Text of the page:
“At one time it would have been unthinkable to think that an African-American woman and a Mexican-American man, that their portraits would hang, would be adorned on these hallowed walls,” she said. “Someday on these walls there will be a portrait of a Texas hero who just happens to be gay, and it won’t matter, because they’re a Texas hero.”

Watch Van de Putte’s historic remarks below.

—  John Wright

UPDATED: Sen. John Carona backs 2nd pro-LGBT bill, repeal of sodomy law

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Sen. John Carona, R-Dallas

UPDATE, 2:35 p.m.: Jamie McCormick, a spokeswoman for Carona, said in an email, “Senator Carona is supportive of SB 538.”

ORIGINAL POST:

State Sen. John Carona, R-Dallas, who made history last week when he stood up to anti-gay bigots and bucked the GOP line by voting in favor of a pro-LGBT bill, may get a chance to do it again this Wednesday.

Equality Texas issued an Action Alert moments ago urging constituents to call Carona’s office and express their support for SB 538, which would repeal Texas’ unconstitutional homosexual conduct law and which is scheduled to be heard Wednesday by the Senate Criminal Justice Committee, on which Carona serves as part of a 4-3 Republican majority.

Last week, the committee voted 4-1 to advance SB 1316, which would extend legal protections to sexually active gay and lesbian teens. SB 1316 was the first pro-LGBT bill to clear a committee in the Texas Legislature in 12 years. Carona joined three Democrats in voting to advance the bill. One Republican voted against it, while the other two were absent.

—  John Wright

TX legislative panel advances pro-LGBT bill for 1st time in 12 years

John Carona

Sen. John Carona, R-Dallas, voted in favor of the pro-LGBT bill.

Even in Texas, LGBT equality is inching forward.

For the first time in 12 years, a state legislative committee advanced a specifically pro-LGBT bill on Tuesday.

The Senate Committee on Criminal Justice voted 4-1 to advance SB 1316 — which would provide legal protections for sexually active gay and lesbian teens.

Sen. John Carona, a Republican from Dallas who made news by waffling on LGBT issues last year, joined three Democrats in voting to advance the bill. The Democrats who voted for the bill were author John Whitmire of Houston, Juan Hinojosa of McAllen and Jose Rodriguez of El Paso. Sen. Charles Schwertner, R-Georgetown, voted against the advancing the bill. The other two Republican members of the criminal justice committee were absent from the hearing.

The committee heard testimony from the parents of gay teens before voting to advance the bill, which is backed by Equality Texas. No one testified against the bill, although the anti-gay group Texas Values issued statements to media outlets saying it amounts to “promoting sexual behavior.”

Under Texas law, sexual contact with minors under the age of 17 is a crime of indecency. But a “Romeo and Juliet” defense protects teen couples from prosecution as long as they are in a consensual relationship, both over 14 and within three years of age of each other. However,  the law specifically states that this protection is available only to couples of the opposite sex. SB 1316 would give same-sex teen couples the same protection as their heterosexual peers.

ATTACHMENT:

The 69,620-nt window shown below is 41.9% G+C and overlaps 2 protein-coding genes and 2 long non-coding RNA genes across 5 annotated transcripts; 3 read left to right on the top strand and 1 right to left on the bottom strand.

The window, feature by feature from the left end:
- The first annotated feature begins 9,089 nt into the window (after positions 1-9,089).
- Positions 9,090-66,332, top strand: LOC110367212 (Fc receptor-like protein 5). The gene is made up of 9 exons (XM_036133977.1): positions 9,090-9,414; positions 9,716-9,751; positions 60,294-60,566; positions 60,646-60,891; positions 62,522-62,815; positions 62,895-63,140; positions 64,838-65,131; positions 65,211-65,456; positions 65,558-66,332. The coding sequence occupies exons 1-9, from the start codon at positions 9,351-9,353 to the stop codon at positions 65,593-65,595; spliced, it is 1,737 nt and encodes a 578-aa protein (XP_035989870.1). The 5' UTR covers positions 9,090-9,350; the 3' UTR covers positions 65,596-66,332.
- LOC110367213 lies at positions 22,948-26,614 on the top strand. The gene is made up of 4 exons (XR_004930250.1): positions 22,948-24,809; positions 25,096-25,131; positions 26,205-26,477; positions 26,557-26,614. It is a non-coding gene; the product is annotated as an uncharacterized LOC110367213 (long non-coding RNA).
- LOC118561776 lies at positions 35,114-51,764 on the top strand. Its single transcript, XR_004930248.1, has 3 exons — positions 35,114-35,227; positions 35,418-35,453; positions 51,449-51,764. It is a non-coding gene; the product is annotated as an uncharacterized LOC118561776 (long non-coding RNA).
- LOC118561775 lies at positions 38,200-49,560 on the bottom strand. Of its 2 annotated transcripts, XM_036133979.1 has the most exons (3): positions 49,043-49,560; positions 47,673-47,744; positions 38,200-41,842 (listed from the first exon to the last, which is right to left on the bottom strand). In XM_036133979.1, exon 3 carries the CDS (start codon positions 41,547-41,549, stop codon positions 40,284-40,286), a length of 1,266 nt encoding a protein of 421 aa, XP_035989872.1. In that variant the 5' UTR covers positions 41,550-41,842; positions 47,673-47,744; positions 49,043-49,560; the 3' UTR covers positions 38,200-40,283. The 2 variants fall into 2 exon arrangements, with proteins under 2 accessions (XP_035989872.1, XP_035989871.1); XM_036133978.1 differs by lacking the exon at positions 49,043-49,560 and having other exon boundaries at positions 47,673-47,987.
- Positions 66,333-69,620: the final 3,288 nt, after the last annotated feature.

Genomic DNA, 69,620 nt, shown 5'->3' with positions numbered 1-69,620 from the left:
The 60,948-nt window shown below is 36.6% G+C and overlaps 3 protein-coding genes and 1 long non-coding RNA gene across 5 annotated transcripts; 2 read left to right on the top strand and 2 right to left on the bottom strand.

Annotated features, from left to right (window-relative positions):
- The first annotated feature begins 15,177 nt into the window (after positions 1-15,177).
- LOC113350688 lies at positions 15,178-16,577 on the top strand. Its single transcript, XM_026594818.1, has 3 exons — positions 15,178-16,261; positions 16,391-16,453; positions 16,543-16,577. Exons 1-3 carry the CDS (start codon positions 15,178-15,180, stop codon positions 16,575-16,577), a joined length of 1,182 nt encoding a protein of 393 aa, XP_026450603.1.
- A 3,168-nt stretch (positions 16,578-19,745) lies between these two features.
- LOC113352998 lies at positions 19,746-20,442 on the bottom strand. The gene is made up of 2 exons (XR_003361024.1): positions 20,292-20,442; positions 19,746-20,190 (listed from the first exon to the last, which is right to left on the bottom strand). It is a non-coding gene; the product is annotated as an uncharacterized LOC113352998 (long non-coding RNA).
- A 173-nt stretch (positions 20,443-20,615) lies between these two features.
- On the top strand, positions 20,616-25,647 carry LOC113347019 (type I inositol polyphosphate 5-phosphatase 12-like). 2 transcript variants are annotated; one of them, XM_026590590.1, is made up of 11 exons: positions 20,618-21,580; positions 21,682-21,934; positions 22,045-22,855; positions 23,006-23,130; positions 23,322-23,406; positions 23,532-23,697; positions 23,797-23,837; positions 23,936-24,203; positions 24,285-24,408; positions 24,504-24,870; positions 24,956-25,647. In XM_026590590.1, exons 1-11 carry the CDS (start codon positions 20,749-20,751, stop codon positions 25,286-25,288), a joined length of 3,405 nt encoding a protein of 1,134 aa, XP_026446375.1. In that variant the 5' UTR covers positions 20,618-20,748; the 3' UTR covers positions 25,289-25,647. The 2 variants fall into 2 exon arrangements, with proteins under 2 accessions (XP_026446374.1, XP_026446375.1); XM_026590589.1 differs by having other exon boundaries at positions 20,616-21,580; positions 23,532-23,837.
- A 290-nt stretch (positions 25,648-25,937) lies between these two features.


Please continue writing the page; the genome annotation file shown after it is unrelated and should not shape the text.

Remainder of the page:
A House version of the bill, HB 2403, was also heard by a committee today but did not receive a vote. Despite clearing the Senate committee, the measure still faces long odds. It would need a two-thirds majority vote from the full Senate before it can be considered on the floor.

The last pro-LGBT bill to clear a Texas legislative committee was the James Byrd Jr. Hate Crimes Prevention Act, which includes protections based on “sexual preference” and was signed into law by Republican Gov. Rick Perry in 2001.

Four anti-bullying bills passed the Legislature and were signed by Perry in 2011, but none contained specific protections for LGBT youth.

 

—  John Wright

Texas Senate hears testimony on bill to ban anti-LGBT job discrimination

Leticia Van de Putte

State Sen. Leticia Van de Putte

For the first time in history, Texas senators considered a bill this morning that would prohibit employment discrimination based on sexual orientation or gender identity in the Lone Star State.

The Senate Economic Development Committee heard testimony on SB 237, filed by state Sen. Leticia Van de Putte, D-San Antonio.

Equality Texas Executive Director Chuck Smith said he and six other people testified about the personal impact and and positive effect on economic development the bill would have. Among the speakers were gay former state Rep. Glen Maxey and retired Staff Sgt. Eric Alva, who was the first Purple Heart recipient in the Iraq War.

Smith said Alva gave a “very compelling testimony” that spoke about his experience and support for the bill.

In addition, Craig Briscoe, vice president of human resources for Dell Inc., sent in a written testimony in support of the bill (read it here).

Jonathan Saenz with anti-gay Texas Values and three business organizations submitted written opposition but did not testify in person, Smith said.

Smith said overall he was impressed with the hearing and thought it went well. Concerns about an increase in lawsuits were brought up, but Smith said the bill doesn’t change the procedure for discrimination complaints. Instead, it adds sexual orientation and gender identity to the state’s list of protected categories and complaints would be investigated like those based on race or religion.

Smith said Equality Texas and other advocates for the bill will work with lawmakers to dispel myths that businesses would be at a higher risk for lawsuits if the legislation is passed. He hopes to have enough votes to get the bill out of committee.

The committee’s seven members are: Chairman Bob Deuell, R-Greenville, Vice Chairman Kelly Hancock, R-North Richland Hills, Brian Birdwell, R-Granbury, Wendy Davis, D-Fort Worth, Kevin Eltife, R-Tyler, Troy Fraser, R-Horseshoe Bay, and Kirk Watson, D-Austin.

Watch today’s committee hearing here.

—  Dallasvoice